News Reports Estimate as many as 25 Million Americans Would STILL Lack Coverage
With its vote on Saturday, the United States Senate advanced its version of a healthcare reform bill one step further. Now, in both the House and Senate, full floor debate will begin on the different healthcare reform bills that have reached the floor in each body.
Looming in the background, however, is the failure of each of these 2,000-page proposed bills to extend universal coverage to all residents of the United States. This is notable fact, since, over the course of 2009, advocates of an immediate legislative overhaul of the healthcare system in the United States declared their goal was to extend health coverage to all of the estimated 46 million Americans who currently lack health coverage.
Thus, it is a revealing contradiction between the political rhetoric and the proposed legislation based by the Senate and the House. According to the Wall Street Journal, as currently written, the bills soon to come up for a vote would still leave millions of Americans without coverage.
In a story published on November 13, the Wall Street Journal reported that the Senate version of healthcare reform would leave as many as 6% of “legal U.S. residents” without health coverage. The number was marginally better in the House healthcare reform bill, which the WSJ noted would leave 4% of legal U.S. residents uncovered. It estimated that the Senate bill would leave 25 million Americans without health coverage while the House bill would leave 18 million Americans without coverage.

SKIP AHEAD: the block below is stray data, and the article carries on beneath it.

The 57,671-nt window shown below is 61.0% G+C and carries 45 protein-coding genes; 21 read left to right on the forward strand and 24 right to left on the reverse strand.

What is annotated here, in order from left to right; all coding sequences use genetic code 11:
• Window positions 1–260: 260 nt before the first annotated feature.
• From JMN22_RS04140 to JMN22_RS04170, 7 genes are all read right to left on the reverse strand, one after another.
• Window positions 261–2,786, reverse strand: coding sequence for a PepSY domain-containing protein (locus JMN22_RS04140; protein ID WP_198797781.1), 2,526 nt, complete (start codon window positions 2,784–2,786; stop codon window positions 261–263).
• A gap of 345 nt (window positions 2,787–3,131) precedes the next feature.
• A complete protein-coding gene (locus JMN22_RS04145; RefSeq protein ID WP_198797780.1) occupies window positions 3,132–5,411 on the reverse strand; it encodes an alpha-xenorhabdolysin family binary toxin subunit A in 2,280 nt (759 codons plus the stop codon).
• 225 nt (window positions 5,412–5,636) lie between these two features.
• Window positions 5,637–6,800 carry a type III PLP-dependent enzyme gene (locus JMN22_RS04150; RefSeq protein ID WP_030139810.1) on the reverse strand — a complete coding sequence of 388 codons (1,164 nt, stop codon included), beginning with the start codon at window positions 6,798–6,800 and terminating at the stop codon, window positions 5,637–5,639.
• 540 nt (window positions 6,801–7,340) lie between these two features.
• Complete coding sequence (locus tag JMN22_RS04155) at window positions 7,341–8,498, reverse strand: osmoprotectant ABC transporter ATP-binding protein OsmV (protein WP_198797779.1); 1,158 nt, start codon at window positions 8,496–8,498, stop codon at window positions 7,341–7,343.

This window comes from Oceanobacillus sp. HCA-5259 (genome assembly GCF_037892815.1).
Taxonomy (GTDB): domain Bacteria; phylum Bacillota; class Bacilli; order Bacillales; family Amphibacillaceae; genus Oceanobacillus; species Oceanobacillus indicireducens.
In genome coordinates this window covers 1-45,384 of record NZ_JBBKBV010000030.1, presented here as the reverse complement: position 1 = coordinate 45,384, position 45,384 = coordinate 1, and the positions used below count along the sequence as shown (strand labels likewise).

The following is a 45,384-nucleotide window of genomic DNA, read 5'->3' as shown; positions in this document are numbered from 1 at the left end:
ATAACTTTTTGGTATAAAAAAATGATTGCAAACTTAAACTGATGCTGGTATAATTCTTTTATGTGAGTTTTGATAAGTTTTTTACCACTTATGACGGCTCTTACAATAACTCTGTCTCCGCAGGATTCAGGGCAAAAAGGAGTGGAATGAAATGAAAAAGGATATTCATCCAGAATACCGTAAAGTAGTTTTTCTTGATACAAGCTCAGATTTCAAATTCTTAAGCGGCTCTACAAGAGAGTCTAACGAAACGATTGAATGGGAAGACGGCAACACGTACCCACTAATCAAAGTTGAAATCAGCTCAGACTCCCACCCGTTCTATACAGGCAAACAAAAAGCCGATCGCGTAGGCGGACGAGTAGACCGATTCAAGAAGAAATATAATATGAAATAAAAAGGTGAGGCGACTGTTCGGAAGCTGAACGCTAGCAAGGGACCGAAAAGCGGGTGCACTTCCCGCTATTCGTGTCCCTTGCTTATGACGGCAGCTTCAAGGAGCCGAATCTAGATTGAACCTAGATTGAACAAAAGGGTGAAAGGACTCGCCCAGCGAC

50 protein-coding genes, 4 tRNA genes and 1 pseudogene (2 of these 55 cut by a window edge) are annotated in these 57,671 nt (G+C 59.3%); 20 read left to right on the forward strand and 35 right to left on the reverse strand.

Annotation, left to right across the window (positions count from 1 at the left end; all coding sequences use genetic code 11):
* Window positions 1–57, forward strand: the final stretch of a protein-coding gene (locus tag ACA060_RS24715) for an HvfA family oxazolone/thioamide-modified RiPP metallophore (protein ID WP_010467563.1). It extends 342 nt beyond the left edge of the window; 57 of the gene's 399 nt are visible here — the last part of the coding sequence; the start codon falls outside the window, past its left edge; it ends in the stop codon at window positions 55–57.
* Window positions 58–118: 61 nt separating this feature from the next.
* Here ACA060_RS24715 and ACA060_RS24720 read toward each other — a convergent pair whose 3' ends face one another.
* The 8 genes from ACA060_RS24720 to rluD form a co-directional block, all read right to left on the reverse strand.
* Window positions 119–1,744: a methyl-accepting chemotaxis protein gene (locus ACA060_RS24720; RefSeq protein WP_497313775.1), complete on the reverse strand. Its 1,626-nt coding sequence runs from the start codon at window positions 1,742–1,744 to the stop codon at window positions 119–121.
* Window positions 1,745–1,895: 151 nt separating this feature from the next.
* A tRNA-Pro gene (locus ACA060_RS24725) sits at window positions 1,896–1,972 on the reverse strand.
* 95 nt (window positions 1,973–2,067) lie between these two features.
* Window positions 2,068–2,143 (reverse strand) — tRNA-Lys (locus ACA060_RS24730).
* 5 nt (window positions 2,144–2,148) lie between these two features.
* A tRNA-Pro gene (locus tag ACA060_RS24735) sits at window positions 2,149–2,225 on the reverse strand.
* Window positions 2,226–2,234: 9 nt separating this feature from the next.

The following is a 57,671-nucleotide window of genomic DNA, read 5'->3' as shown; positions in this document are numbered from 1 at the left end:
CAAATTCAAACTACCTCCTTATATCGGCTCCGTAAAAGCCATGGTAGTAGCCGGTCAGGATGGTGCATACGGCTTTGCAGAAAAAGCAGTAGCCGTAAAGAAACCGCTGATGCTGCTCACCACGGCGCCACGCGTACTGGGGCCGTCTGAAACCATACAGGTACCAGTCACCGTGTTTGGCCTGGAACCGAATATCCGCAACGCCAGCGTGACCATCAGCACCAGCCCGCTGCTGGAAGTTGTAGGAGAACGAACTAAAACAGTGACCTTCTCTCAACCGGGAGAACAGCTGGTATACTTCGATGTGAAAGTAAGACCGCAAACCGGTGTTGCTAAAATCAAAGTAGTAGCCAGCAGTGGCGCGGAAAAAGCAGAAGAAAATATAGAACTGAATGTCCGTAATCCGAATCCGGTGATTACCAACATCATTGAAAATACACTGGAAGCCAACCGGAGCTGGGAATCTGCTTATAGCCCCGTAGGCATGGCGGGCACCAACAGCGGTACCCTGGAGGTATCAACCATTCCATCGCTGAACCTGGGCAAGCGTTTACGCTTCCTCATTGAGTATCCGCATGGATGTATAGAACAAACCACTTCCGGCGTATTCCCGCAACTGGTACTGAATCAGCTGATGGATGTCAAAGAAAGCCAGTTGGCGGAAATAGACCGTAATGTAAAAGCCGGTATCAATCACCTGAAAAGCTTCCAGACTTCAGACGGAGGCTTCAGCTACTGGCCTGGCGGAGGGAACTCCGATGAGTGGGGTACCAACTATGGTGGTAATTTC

Table prepared by the Wall Street Journal showing the number of Americans uninsured by the House bill and the Senate bill. (© Wall Street Journal 2009)
In its reporting on the Senate vote, the Associated Press said that the Congressional Budget Office had estimated that the Senate healthcare reform bill would cost the nation approximately $979 billion over a decade, The Associated Press further said that the Senate bill would extend health coverage to 94% of the eligible population, a number which matches what the Wall Street Journal reported on November 13.
There are two ironies to this situation. If the stated primary goal of healthcare reformers was to extend healthcare coverage to all residents of the United States as a primary objective, then the healthcare reform bills in each house of Congress fall far short of that mark—even as each bill requires substantial additional spending. Moreover, a significant amount of the funds needed to support this spending would come from a range of taxes and levies on different types of healthcare services or health insurance benefits. In turn, these “health service taxes” would themselves require both citizens and employees to spend more money—thus accelerating the year-to-year cost of healthcare in this country.
The second irony is that a leading voice advocating universal health coverage has been the hospital industry. It continually reminds Congress that the cost of providing uncompensated care to millions of uninsured Americans who show up in hospital emergency rooms threatens the fiscal solvency of thousands of the nations’ hospitals. Yet, in both the Senate and House bills, as many as 25 million Americans will still lack health benefits coverage if either bill is enacted into law in its current form.
By the way, don’t forget that the hospital industry agreed to accept $155 billion in lower healthcare funding over the next ten years as its contribution to fund the expansion in coverage. As events unfold, there is the distinct possibility that, with millions of Americans still without health coverage after passage of federal legislation, the hospital industry would still have a major financial drain because of uncompensated care provided to patients lacking health coverage.
For these reasons, clinical laboratory managers and pathologists should not be surprised if the final form of healthcare reform legislation that passes Congress and is signed into law by the president fails to provide universal coverage to all residents of the United States.